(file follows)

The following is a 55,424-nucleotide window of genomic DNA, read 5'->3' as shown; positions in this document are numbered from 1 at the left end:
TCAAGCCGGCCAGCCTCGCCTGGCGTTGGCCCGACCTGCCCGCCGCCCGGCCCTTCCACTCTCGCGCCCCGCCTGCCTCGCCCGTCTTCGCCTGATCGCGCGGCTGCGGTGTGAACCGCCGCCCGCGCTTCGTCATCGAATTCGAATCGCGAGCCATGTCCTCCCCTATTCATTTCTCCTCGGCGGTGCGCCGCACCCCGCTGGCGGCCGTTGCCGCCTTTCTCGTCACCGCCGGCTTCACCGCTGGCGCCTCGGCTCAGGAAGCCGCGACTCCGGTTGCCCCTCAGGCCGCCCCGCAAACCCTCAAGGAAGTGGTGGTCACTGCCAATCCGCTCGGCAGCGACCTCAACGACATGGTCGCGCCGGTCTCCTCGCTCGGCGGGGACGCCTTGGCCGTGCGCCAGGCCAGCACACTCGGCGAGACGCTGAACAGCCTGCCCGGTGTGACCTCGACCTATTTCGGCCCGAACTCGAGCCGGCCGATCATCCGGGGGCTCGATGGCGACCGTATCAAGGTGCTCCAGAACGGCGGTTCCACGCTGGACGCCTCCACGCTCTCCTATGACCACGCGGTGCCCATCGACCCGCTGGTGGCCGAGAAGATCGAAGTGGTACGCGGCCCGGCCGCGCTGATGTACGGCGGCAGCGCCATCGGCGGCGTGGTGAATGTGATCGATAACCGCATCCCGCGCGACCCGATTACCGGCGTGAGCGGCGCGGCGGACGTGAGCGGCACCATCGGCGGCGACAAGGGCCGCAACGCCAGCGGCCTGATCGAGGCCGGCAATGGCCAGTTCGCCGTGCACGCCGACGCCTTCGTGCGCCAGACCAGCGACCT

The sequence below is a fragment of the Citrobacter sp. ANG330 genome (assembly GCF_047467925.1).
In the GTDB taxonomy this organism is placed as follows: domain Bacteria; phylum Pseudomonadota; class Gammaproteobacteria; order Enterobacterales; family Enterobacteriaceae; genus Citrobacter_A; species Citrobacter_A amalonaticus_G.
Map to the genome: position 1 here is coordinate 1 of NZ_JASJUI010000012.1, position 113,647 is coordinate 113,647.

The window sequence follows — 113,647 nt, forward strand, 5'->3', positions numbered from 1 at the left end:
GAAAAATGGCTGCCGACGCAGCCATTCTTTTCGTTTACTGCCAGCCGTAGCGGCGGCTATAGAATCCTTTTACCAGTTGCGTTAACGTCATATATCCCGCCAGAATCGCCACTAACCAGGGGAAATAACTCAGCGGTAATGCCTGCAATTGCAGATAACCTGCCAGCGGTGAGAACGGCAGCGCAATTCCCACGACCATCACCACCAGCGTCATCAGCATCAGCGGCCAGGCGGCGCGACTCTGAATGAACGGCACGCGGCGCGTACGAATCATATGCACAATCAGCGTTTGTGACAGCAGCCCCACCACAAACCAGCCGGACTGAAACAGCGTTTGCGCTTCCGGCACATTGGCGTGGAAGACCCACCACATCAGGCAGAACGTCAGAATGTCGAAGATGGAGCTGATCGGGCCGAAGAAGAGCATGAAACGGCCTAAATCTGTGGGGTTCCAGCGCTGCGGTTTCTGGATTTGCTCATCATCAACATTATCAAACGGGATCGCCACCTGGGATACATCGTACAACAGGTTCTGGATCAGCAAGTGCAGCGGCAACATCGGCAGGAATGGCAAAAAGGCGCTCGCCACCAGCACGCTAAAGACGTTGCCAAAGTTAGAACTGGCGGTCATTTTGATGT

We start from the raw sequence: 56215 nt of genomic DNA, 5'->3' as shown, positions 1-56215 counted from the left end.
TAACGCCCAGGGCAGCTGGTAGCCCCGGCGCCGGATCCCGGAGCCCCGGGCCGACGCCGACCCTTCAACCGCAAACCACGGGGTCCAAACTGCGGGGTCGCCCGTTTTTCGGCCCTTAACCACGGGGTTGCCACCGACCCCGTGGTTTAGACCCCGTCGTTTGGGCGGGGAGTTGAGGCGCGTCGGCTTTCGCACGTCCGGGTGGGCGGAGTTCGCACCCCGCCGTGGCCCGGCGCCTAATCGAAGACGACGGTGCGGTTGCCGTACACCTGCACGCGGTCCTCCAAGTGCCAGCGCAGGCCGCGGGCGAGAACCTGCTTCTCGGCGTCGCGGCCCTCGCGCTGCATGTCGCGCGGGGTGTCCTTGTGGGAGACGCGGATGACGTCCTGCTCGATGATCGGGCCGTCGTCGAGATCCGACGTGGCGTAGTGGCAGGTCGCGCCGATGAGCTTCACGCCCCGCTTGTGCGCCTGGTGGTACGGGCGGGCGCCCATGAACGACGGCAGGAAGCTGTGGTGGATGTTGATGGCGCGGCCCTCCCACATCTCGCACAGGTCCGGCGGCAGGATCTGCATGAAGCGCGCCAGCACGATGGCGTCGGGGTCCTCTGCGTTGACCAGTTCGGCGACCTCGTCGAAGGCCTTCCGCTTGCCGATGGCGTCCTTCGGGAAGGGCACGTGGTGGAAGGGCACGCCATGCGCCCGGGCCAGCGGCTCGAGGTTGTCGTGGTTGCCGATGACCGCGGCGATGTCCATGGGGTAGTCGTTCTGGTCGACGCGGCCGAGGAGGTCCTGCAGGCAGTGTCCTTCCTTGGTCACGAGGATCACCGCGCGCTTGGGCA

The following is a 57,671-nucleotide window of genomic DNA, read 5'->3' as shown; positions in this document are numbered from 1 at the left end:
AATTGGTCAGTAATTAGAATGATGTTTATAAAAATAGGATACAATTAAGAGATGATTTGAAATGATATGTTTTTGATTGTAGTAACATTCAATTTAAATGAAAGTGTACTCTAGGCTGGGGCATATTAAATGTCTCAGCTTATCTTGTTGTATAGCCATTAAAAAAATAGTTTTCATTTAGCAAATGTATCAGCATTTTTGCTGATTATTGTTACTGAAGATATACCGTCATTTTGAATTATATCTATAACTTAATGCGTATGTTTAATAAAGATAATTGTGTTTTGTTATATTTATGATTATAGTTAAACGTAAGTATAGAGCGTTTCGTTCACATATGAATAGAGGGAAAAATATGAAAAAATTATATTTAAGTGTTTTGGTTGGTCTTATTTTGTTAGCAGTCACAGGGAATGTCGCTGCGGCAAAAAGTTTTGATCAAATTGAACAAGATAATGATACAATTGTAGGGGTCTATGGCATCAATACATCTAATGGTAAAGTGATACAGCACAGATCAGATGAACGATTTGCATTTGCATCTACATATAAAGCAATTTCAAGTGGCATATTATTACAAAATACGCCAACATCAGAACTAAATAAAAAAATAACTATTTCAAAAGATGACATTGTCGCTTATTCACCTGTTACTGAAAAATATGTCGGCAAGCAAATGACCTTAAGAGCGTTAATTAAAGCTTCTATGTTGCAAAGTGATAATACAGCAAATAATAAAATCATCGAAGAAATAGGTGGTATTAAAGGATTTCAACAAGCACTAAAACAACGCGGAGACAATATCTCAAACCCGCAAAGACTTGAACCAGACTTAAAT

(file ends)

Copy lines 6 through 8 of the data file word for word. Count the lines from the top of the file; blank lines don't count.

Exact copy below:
The window sequence follows — 113,647 nt, forward strand, 5'->3', positions numbered from 1 at the left end:
GAAAAATGGCTGCCGACGCAGCCATTCTTTTCGTTTACTGCCAGCCGTAGCGGCGGCTATAGAATCCTTTTACCAGTTGCGTTAACGTCATATATCCCGCCAGAATCGCCACTAACCAGGGGAAATAACTCAGCGGTAATGCCTGCAATTGCAGATAACCTGCCAGCGGTGAGAACGGCAGCGCAATTCCCACGACCATCACCACCAGCGTCATCAGCATCAGCGGCCAGGCGGCGCGACTCTGAATGAACGGCACGCGGCGCGTACGAATCATATGCACAATCAGCGTTTGTGACAGCAGCCCCACCACAAACCAGCCGGACTGAAACAGCGTTTGCGCTTCCGGCACATTGGCGTGGAAGACCCACCACATCAGGCAGAACGTCAGAATGTCGAAGATGGAGCTGATCGGGCCGAAGAAGAGCATGAAACGGCCTAAATCTGTGGGGTTCCAGCGCTGCGGTTTCTGGATTTGCTCATCATCAACATTATCAAACGGGATCGCCACCTGGGATACATCGTACAACAGGTTCTGGATCAGCAAGTGCAGCGGCAACATCGGCAGGAATGGCAAAAAGGCGCTCGCCACCAGCACGCTAAAGACGTTGCCAAAGTTAGAACTGGCGGTCATTTTGATGT

We start from the raw sequence: 56215 nt of genomic DNA, 5'->3' as shown, positions 1-56215 counted from the left end.